Prevalence of falls over a 12-month period and fall-related characteristics
As table 2 and figure 1 show, 49.9% (590) of elderly Saudis had experienced one or more falls during a 12-month period (among women 52% (333); among men 47% (257)). Most of these individuals (53% (312)) had fallen once, 179 (30%) had fallen twice, 73 (12.4%) had fallen three times and only 17 (2.9%) had fallen four times. Our results show that 74% of the participants who experienced falls had postfall injuries. Ten per cent of those injuries caused different types of fractures with leg fractures being accounting for 39% (39) of total fractures, followed by hip and arm fractures (21% each (21 each)). Furthermore, 48% (283) of falls caused bruises. Of disk prolapse cases in those individuals, 5% were due to a fall. In addition, according to our results, half of those who experienced a fall were unable to independently return to their previous position immediately after falling and 46% needed a walking aid. Regarding the place where the fall occurred, 77% (762) had fallen in their homes, 15% (146) in public places (mosques, streets, malls and elsewhere) and 8% (79) in other places. Our results show that most falls occurred in bathrooms (35% (250)) and at the front door step (20% (168)). The rest took place in the kitchen, on stairs, in bedrooms and other places. Most of the falls occurred during the afternoon (30% (295)), followed by 28% (277) which occurred in the morning and 23% (229) in the evening. Falling on their side occurred among 31% (308) of individuals while 30% (301) fell face down, 24% (239) on their back and 13% (131) on their knees.
Forward stepwise univariate logistic regression analysis of the baseline characteristics’ predictors of falls among elderly people
There was no association between age, gender, income, source of financial support, marital status, smoking or exercise and experiencing a fall. Significantly, participants who were uneducated and those with middle school certification were associated with falls (aOR 1.72; 95% CI 1.15 to 2.56, aOR 1.81; 95% CI 1.15 to 2.85, respectively). Participants who lived in rented houses had a higher risk of falls than participants living in their own houses (aOR 1.56; 95% CI 1.02 to 2.37). Interestingly, having a caregiver was significantly associated with more falls (aOR 1.39; 95% CI 1.08 to 1.79). However, not using any medication was significantly related to fewer falls (aOR 0.60; 95% CI 0.41 to 0.90). In addition, elderly people who used walking aids were more likely to fall compared with those who did not. Those who used walkers or frames had significantly more than double the risk of falls (aOR 2.43; 95% CI 1.28 to 4.62) as did those who used walking sticks (aOR 1.54; 95% CI 1.15 to 2.05). Participants who mentioned ‘not having stressors’ were associated with less frequent falls (aOR 0.62; 95% CI 0.39 to 0.97). Table 3 summarises the results of forward stepwise univariate logistic regression analysis of the predictors of falls among elderly people.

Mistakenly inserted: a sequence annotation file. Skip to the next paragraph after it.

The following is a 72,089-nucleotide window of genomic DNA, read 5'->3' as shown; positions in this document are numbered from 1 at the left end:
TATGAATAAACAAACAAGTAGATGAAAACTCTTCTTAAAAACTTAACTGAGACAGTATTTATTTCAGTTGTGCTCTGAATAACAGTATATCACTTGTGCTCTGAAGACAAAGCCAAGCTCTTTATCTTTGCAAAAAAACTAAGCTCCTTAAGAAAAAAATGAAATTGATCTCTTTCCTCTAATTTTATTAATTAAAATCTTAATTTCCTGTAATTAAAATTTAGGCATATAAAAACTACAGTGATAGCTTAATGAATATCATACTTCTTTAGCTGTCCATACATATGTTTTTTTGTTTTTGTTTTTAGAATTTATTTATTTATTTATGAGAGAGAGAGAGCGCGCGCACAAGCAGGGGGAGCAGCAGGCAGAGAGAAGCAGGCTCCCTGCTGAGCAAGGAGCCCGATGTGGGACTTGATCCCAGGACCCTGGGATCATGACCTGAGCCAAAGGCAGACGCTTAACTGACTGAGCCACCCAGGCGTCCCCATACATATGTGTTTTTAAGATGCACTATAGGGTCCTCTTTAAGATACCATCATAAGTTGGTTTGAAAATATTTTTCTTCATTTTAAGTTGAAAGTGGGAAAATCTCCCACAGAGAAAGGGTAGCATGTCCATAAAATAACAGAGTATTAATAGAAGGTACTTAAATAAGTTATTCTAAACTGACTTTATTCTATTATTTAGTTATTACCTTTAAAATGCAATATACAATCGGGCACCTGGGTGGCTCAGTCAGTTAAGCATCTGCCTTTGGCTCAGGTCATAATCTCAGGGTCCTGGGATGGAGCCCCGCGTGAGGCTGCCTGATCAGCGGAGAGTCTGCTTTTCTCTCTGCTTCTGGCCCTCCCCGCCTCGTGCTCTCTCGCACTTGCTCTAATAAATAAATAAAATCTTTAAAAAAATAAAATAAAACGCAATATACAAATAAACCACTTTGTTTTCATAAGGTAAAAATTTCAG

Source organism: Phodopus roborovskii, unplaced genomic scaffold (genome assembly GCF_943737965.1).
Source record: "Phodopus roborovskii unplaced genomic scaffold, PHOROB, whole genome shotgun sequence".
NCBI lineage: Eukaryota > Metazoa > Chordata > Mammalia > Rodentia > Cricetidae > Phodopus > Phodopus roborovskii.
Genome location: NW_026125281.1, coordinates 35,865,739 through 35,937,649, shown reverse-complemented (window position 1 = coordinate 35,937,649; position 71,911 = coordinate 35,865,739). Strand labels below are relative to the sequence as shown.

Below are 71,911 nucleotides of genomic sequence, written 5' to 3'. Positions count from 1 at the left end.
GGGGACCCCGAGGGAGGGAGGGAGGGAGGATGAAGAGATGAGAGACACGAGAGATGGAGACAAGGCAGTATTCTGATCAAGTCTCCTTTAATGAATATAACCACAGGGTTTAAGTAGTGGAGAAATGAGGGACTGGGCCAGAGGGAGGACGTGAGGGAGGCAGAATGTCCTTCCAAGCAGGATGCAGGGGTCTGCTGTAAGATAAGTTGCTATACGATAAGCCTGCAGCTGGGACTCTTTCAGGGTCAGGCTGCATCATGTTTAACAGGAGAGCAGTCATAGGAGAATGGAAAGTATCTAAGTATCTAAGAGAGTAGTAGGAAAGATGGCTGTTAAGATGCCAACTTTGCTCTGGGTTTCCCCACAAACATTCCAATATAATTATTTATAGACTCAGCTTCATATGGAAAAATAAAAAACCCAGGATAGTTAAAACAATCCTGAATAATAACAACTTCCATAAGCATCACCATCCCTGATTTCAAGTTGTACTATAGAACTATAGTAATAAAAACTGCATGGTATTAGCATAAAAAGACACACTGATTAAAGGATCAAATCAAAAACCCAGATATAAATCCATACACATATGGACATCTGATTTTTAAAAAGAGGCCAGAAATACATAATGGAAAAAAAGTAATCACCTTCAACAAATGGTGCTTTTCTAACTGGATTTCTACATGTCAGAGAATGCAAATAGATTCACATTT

Forward stepwise univariate logistic regression analysis of the predictors of falls (comorbidities and conditions) among elderly people
Of participants in this study, 92% had one or more comorbidities. Diabetes (51.9%), hypertension (44.9%), poor vision (36.2%) and dyslipidaemia (33.8%) were the most prevalent. Table 4 and figure 2 detail the forward stepwise univariate logistic regression analysis of the predictors of falls (comorbidities and conditions) among the elderly. Cerebrovascular accident (CVA) was strongly associated with falls with an estimated OR of 2.75 (95% CI 1.18 to 6.43). Moreover, osteoporosis, poor vision and back pain were found to be predictors for falls among elderly people (aOR 1.47, 95% CI 1.07 to 2.01; aOR 1.49, 95% CI 1.14 to 1.93; aOR 1.42, 95% CI 1.06 to 1.89, respectively).